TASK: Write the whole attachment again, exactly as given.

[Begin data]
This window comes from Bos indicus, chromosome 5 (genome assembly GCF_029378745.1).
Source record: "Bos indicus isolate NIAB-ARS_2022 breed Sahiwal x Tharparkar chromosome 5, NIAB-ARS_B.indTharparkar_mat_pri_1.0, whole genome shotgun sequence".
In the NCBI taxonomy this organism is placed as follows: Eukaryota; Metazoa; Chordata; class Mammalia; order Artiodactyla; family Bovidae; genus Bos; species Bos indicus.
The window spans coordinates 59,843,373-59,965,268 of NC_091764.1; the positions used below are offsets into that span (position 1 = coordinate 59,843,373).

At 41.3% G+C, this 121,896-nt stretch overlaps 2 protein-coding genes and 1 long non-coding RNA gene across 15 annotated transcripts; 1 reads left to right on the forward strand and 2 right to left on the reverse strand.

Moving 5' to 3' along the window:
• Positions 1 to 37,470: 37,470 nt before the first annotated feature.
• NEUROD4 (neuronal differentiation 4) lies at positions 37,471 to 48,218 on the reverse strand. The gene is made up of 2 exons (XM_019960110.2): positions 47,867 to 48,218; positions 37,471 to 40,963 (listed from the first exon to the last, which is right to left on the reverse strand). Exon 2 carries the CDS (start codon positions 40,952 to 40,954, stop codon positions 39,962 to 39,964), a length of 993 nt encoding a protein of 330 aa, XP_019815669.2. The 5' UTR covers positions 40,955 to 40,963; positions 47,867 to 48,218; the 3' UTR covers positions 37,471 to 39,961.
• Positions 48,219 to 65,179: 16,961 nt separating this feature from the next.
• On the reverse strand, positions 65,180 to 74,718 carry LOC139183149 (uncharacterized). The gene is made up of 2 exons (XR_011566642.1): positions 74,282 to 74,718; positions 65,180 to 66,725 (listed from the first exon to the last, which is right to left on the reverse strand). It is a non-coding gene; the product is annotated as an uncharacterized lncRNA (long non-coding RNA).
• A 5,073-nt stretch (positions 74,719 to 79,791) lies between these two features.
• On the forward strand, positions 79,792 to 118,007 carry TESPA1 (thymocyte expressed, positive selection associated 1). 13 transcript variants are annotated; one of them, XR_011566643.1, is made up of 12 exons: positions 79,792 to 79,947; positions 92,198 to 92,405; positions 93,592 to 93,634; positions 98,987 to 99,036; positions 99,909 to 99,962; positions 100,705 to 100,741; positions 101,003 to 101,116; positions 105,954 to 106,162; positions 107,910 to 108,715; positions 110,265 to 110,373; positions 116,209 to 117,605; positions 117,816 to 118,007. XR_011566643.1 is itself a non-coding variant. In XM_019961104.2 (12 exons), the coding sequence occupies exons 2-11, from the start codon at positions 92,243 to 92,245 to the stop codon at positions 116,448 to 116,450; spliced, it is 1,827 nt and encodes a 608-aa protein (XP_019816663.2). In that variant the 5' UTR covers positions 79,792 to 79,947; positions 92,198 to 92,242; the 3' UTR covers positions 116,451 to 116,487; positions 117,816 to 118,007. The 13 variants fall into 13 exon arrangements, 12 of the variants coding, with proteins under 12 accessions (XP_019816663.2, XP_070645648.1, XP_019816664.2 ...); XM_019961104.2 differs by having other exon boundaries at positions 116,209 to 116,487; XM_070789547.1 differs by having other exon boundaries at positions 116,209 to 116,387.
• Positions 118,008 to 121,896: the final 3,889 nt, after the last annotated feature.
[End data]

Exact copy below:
This window comes from Bos indicus, chromosome 5 (genome assembly GCF_029378745.1).
Source record: "Bos indicus isolate NIAB-ARS_2022 breed Sahiwal x Tharparkar chromosome 5, NIAB-ARS_B.indTharparkar_mat_pri_1.0, whole genome shotgun sequence".
In the NCBI taxonomy this organism is placed as follows: Eukaryota; Metazoa; Chordata; class Mammalia; order Artiodactyla; family Bovidae; genus Bos; species Bos indicus.
The window spans coordinates 59,843,373-59,965,268 of NC_091764.1; the positions used below are offsets into that span (position 1 = coordinate 59,843,373).

At 41.3% G+C, this 121,896-nt stretch overlaps 2 protein-coding genes and 1 long non-coding RNA gene across 15 annotated transcripts; 1 reads left to right on the forward strand and 2 right to left on the reverse strand.

Moving 5' to 3' along the window:
• Positions 1 to 37,470: 37,470 nt before the first annotated feature.
• NEUROD4 (neuronal differentiation 4) lies at positions 37,471 to 48,218 on the reverse strand. The gene is made up of 2 exons (XM_019960110.2): positions 47,867 to 48,218; positions 37,471 to 40,963 (listed from the first exon to the last, which is right to left on the reverse strand). Exon 2 carries the CDS (start codon positions 40,952 to 40,954, stop codon positions 39,962 to 39,964), a length of 993 nt encoding a protein of 330 aa, XP_019815669.2. The 5' UTR covers positions 40,955 to 40,963; positions 47,867 to 48,218; the 3' UTR covers positions 37,471 to 39,961.
• Positions 48,219 to 65,179: 16,961 nt separating this feature from the next.
• On the reverse strand, positions 65,180 to 74,718 carry LOC139183149 (uncharacterized). The gene is made up of 2 exons (XR_011566642.1): positions 74,282 to 74,718; positions 65,180 to 66,725 (listed from the first exon to the last, which is right to left on the reverse strand). It is a non-coding gene; the product is annotated as an uncharacterized lncRNA (long non-coding RNA).
• A 5,073-nt stretch (positions 74,719 to 79,791) lies between these two features.
• On the forward strand, positions 79,792 to 118,007 carry TESPA1 (thymocyte expressed, positive selection associated 1). 13 transcript variants are annotated; one of them, XR_011566643.1, is made up of 12 exons: positions 79,792 to 79,947; positions 92,198 to 92,405; positions 93,592 to 93,634; positions 98,987 to 99,036; positions 99,909 to 99,962; positions 100,705 to 100,741; positions 101,003 to 101,116; positions 105,954 to 106,162; positions 107,910 to 108,715; positions 110,265 to 110,373; positions 116,209 to 117,605; positions 117,816 to 118,007. XR_011566643.1 is itself a non-coding variant. In XM_019961104.2 (12 exons), the coding sequence occupies exons 2-11, from the start codon at positions 92,243 to 92,245 to the stop codon at positions 116,448 to 116,450; spliced, it is 1,827 nt and encodes a 608-aa protein (XP_019816663.2). In that variant the 5' UTR covers positions 79,792 to 79,947; positions 92,198 to 92,242; the 3' UTR covers positions 116,451 to 116,487; positions 117,816 to 118,007. The 13 variants fall into 13 exon arrangements, 12 of the variants coding, with proteins under 12 accessions (XP_019816663.2, XP_070645648.1, XP_019816664.2 ...); XM_019961104.2 differs by having other exon boundaries at positions 116,209 to 116,487; XM_070789547.1 differs by having other exon boundaries at positions 116,209 to 116,387.
• Positions 118,008 to 121,896: the final 3,889 nt, after the last annotated feature.